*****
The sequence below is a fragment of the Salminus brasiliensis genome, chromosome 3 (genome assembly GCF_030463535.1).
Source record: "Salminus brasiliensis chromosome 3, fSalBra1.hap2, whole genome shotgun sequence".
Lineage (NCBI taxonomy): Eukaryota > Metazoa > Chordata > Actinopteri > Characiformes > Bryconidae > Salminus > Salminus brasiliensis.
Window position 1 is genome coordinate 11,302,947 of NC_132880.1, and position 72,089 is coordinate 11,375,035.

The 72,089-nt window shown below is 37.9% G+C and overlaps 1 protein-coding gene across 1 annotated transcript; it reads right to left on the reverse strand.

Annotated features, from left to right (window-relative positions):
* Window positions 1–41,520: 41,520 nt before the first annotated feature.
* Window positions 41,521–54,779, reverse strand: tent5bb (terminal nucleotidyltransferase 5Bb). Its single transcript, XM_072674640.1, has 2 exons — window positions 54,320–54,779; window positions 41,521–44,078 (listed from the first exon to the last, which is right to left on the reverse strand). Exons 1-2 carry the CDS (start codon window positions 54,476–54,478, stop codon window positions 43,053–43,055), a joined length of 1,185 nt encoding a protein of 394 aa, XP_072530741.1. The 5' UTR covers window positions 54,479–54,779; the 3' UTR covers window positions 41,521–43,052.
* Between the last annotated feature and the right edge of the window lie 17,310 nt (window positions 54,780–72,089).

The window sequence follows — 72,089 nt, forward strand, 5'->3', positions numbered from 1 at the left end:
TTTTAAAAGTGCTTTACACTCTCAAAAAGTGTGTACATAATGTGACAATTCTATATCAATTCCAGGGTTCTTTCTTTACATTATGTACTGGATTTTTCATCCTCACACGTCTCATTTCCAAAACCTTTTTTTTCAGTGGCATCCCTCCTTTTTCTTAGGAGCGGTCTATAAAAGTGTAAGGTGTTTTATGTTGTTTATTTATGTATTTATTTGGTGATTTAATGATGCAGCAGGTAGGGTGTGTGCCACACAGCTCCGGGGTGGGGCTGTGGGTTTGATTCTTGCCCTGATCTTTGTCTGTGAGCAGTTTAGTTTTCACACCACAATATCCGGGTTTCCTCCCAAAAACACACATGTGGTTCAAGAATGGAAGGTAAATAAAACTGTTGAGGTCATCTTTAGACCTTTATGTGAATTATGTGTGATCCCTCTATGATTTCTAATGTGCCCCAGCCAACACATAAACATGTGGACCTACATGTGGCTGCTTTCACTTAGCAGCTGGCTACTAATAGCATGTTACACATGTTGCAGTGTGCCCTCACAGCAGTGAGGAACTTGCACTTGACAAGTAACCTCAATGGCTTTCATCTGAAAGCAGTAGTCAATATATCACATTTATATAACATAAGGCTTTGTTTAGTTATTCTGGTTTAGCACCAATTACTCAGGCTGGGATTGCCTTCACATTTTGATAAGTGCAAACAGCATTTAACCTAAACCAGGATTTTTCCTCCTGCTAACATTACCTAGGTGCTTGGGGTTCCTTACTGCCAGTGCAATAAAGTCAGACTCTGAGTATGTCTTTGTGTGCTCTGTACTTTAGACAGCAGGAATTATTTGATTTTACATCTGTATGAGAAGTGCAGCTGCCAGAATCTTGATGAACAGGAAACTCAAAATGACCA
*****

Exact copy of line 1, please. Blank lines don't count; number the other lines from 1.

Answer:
The sequence below is a fragment of the Salminus brasiliensis genome, chromosome 3 (genome assembly GCF_030463535.1).